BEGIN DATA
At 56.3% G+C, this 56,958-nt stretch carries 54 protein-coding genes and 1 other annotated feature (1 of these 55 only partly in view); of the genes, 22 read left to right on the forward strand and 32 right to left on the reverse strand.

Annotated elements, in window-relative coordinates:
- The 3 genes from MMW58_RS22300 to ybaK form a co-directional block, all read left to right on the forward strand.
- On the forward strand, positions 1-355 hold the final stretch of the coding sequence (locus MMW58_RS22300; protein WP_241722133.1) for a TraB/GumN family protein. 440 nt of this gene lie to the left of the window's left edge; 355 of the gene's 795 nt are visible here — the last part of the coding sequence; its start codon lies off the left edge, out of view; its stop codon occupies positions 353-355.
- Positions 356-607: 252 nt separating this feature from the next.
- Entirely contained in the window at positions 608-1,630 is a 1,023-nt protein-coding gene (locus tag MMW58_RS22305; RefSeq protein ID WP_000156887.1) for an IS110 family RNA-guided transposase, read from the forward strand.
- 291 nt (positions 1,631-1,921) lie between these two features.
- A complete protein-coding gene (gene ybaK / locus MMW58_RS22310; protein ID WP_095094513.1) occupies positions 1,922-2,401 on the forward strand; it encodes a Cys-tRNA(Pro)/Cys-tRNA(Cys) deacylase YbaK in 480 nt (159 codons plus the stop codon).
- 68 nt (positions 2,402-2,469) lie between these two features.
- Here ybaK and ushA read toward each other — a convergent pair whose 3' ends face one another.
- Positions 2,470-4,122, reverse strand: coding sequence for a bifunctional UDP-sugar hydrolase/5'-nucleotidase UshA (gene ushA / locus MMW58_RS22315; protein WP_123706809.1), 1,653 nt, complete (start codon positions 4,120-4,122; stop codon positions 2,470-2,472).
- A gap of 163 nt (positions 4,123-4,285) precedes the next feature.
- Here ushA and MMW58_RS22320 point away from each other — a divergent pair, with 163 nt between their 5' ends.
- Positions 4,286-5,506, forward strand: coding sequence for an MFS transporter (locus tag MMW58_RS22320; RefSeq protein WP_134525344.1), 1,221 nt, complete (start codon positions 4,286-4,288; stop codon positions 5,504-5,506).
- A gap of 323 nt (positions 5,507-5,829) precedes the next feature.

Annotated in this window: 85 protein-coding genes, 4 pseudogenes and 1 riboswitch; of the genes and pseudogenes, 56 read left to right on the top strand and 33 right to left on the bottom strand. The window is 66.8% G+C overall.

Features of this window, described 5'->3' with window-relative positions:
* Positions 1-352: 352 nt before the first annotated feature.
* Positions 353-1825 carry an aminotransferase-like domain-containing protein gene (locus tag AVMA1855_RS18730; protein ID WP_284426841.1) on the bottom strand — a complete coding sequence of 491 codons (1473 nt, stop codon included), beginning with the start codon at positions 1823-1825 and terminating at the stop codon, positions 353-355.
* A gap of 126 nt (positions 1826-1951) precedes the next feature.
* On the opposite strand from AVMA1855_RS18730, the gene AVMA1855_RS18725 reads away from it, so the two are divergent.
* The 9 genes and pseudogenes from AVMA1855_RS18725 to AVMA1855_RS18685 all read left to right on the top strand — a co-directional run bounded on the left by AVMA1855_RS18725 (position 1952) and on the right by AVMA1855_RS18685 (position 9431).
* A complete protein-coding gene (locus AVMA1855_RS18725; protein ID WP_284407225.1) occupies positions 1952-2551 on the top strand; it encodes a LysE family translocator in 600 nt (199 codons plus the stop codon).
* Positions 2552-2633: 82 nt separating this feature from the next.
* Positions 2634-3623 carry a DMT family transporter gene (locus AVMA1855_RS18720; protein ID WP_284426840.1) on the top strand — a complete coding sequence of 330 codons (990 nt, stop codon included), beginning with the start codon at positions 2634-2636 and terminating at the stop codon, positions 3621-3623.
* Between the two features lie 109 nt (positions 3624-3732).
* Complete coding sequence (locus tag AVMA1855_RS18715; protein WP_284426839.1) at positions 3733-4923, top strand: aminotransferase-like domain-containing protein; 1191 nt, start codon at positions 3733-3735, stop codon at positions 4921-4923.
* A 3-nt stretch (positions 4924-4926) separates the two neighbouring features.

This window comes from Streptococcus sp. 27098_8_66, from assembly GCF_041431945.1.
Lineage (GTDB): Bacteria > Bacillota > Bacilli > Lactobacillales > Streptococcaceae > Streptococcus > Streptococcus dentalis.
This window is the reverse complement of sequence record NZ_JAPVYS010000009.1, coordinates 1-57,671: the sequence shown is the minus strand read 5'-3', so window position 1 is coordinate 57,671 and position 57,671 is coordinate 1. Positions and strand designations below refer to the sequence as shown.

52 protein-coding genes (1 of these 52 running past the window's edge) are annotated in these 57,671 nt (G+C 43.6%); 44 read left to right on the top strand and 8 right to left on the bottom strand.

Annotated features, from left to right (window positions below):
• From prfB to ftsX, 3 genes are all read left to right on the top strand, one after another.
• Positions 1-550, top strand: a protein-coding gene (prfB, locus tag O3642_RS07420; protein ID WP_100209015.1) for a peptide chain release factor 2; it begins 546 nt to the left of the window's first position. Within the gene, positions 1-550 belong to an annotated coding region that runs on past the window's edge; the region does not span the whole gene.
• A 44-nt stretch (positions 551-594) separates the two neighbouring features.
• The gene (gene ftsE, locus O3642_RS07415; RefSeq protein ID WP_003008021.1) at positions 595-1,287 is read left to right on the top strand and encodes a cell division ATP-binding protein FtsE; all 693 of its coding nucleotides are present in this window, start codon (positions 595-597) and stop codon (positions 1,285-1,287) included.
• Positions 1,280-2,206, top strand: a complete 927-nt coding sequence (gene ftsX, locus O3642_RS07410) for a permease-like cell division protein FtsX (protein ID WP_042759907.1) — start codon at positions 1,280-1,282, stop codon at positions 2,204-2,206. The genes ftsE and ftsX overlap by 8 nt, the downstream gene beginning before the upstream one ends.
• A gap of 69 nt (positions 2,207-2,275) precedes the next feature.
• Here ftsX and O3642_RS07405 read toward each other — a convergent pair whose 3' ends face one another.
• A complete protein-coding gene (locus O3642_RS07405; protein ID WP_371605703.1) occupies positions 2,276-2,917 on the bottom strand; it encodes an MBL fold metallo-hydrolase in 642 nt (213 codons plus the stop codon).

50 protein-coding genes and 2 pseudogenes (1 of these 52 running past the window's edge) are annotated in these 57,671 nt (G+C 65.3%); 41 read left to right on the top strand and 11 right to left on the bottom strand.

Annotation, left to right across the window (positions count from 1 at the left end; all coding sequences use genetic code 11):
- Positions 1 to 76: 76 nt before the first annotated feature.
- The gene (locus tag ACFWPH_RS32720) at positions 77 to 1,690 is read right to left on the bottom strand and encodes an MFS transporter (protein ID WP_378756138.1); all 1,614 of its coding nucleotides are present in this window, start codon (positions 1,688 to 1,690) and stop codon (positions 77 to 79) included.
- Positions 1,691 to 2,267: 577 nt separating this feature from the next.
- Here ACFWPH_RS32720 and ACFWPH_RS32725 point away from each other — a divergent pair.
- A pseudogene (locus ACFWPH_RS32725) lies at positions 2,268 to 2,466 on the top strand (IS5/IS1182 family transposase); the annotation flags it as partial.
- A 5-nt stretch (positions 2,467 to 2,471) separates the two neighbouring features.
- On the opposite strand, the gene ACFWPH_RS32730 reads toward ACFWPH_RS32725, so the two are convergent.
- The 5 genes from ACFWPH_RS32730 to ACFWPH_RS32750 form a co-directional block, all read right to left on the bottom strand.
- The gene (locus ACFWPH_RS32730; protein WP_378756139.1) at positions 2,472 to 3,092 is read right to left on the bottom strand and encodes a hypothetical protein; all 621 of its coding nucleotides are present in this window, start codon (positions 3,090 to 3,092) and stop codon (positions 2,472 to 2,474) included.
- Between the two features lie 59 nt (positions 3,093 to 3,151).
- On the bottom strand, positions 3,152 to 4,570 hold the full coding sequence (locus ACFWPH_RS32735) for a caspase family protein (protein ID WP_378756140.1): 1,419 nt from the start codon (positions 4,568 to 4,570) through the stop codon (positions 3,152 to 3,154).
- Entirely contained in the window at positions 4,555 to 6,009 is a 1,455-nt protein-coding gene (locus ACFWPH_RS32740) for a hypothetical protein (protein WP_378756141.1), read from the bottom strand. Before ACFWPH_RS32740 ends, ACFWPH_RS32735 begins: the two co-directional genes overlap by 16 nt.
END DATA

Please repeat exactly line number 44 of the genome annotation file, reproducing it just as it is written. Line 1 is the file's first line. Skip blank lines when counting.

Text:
- Positions 1 to 76: 76 nt before the first annotated feature.